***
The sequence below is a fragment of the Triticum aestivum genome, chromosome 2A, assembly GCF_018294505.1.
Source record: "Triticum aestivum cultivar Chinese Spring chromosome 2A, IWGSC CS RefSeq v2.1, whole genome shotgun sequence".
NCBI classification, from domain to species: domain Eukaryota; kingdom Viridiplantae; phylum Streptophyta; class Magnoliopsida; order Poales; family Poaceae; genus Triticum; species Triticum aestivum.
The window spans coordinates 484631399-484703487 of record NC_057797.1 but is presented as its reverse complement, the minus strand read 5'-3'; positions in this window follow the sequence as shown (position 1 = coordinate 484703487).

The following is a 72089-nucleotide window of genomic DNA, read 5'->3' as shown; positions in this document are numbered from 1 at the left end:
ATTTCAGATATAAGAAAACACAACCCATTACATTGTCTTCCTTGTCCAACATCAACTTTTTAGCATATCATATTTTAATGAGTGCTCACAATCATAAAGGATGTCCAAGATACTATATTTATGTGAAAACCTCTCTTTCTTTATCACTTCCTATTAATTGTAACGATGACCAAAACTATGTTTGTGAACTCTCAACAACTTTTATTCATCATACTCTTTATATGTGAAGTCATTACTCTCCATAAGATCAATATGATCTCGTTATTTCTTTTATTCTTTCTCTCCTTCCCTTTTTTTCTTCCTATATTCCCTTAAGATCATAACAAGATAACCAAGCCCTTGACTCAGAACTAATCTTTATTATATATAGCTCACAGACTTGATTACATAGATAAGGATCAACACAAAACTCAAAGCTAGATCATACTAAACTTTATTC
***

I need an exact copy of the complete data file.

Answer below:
The sequence below is a fragment of the Triticum aestivum genome, chromosome 2A, assembly GCF_018294505.1.
Source record: "Triticum aestivum cultivar Chinese Spring chromosome 2A, IWGSC CS RefSeq v2.1, whole genome shotgun sequence".
NCBI classification, from domain to species: domain Eukaryota; kingdom Viridiplantae; phylum Streptophyta; class Magnoliopsida; order Poales; family Poaceae; genus Triticum; species Triticum aestivum.
The window spans coordinates 484631399-484703487 of record NC_057797.1 but is presented as its reverse complement, the minus strand read 5'-3'; positions in this window follow the sequence as shown (position 1 = coordinate 484703487).

The following is a 72089-nucleotide window of genomic DNA, read 5'->3' as shown; positions in this document are numbered from 1 at the left end:
ATTTCAGATATAAGAAAACACAACCCATTACATTGTCTTCCTTGTCCAACATCAACTTTTTAGCATATCATATTTTAATGAGTGCTCACAATCATAAAGGATGTCCAAGATACTATATTTATGTGAAAACCTCTCTTTCTTTATCACTTCCTATTAATTGTAACGATGACCAAAACTATGTTTGTGAACTCTCAACAACTTTTATTCATCATACTCTTTATATGTGAAGTCATTACTCTCCATAAGATCAATATGATCTCGTTATTTCTTTTATTCTTTCTCTCCTTCCCTTTTTTTCTTCCTATATTCCCTTAAGATCATAACAAGATAACCAAGCCCTTGACTCAGAACTAATCTTTATTATATATAGCTCACAGACTTGATTACATAGATAAGGATCAACACAAAACTCAAAGCTAGATCATACTAAACTTTATTC